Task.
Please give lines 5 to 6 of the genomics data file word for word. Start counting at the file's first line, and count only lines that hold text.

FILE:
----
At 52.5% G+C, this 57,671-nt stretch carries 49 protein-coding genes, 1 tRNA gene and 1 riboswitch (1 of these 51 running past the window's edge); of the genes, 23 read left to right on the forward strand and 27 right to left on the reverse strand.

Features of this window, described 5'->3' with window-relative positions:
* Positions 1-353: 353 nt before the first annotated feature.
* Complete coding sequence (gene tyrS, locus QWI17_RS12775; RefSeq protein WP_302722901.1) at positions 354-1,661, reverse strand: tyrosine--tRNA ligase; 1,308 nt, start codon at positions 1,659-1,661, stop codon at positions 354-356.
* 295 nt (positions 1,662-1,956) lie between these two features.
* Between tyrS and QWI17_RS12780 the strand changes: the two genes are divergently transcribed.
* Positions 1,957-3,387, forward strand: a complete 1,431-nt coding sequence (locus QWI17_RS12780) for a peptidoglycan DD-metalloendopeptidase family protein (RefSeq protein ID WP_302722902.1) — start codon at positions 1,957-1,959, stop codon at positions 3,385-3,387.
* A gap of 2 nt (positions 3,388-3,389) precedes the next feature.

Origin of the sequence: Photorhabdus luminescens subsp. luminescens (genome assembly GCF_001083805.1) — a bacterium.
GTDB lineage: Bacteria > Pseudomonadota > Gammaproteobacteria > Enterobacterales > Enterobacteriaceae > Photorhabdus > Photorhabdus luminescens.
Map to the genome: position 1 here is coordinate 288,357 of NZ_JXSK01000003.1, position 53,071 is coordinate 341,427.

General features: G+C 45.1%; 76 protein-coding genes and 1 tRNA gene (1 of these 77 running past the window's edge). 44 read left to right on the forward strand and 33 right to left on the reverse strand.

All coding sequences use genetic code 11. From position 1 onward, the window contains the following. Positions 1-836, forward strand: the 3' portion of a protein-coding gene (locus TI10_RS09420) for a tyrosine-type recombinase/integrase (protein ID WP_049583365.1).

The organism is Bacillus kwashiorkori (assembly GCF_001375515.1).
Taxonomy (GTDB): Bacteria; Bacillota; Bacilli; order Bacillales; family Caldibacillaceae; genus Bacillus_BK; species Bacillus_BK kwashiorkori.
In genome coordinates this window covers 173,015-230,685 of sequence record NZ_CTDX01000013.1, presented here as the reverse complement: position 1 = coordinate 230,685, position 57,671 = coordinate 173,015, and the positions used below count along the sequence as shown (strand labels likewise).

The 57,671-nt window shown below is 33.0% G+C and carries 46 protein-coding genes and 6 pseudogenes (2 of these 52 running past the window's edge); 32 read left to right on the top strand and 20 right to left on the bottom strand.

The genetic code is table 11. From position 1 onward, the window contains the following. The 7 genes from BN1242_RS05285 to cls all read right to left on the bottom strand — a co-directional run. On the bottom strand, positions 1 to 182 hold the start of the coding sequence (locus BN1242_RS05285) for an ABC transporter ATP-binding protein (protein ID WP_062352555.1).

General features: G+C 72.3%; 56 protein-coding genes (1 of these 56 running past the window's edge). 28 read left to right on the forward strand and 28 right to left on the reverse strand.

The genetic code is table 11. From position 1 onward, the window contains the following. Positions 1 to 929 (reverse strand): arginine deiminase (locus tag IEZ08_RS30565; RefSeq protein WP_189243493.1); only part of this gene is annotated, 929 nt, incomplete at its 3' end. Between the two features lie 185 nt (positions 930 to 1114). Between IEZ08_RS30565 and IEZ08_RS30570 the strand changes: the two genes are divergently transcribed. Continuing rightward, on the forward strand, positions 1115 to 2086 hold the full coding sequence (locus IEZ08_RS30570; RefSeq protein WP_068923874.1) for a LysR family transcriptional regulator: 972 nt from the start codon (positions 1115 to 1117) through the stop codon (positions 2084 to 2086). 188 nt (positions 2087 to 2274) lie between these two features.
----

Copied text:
* 295 nt (positions 1,662-1,956) lie between these two features.
* Between tyrS and QWI17_RS12780 the strand changes: the two genes are divergently transcribed.